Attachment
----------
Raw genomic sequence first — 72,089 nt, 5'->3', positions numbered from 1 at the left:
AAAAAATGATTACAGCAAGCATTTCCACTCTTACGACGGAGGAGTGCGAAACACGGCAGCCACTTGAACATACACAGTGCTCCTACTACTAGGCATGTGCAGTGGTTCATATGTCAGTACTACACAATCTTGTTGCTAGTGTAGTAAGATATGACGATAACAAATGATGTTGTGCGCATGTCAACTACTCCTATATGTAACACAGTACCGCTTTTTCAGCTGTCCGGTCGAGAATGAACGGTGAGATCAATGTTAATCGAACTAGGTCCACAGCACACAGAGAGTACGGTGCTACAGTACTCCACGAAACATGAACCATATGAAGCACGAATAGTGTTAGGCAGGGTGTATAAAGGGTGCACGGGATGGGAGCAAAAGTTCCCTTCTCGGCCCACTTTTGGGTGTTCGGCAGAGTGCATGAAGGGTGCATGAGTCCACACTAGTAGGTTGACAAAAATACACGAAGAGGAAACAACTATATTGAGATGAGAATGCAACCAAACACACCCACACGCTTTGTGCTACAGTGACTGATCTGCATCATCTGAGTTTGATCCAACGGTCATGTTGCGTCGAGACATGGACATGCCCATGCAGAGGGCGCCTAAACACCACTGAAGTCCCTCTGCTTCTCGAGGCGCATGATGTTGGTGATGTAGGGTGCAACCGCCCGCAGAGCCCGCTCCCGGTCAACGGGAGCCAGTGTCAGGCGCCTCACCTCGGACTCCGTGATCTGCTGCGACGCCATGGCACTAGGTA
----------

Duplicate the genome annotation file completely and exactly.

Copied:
Raw genomic sequence first — 72,089 nt, 5'->3', positions numbered from 1 at the left:
AAAAAATGATTACAGCAAGCATTTCCACTCTTACGACGGAGGAGTGCGAAACACGGCAGCCACTTGAACATACACAGTGCTCCTACTACTAGGCATGTGCAGTGGTTCATATGTCAGTACTACACAATCTTGTTGCTAGTGTAGTAAGATATGACGATAACAAATGATGTTGTGCGCATGTCAACTACTCCTATATGTAACACAGTACCGCTTTTTCAGCTGTCCGGTCGAGAATGAACGGTGAGATCAATGTTAATCGAACTAGGTCCACAGCACACAGAGAGTACGGTGCTACAGTACTCCACGAAACATGAACCATATGAAGCACGAATAGTGTTAGGCAGGGTGTATAAAGGGTGCACGGGATGGGAGCAAAAGTTCCCTTCTCGGCCCACTTTTGGGTGTTCGGCAGAGTGCATGAAGGGTGCATGAGTCCACACTAGTAGGTTGACAAAAATACACGAAGAGGAAACAACTATATTGAGATGAGAATGCAACCAAACACACCCACACGCTTTGTGCTACAGTGACTGATCTGCATCATCTGAGTTTGATCCAACGGTCATGTTGCGTCGAGACATGGACATGCCCATGCAGAGGGCGCCTAAACACCACTGAAGTCCCTCTGCTTCTCGAGGCGCATGATGTTGGTGATGTAGGGTGCAACCGCCCGCAGAGCCCGCTCCCGGTCAACGGGAGCCAGTGTCAGGCGCCTCACCTCGGACTCCGTGATCTGCTGCGACGCCATGGCACTAGGTA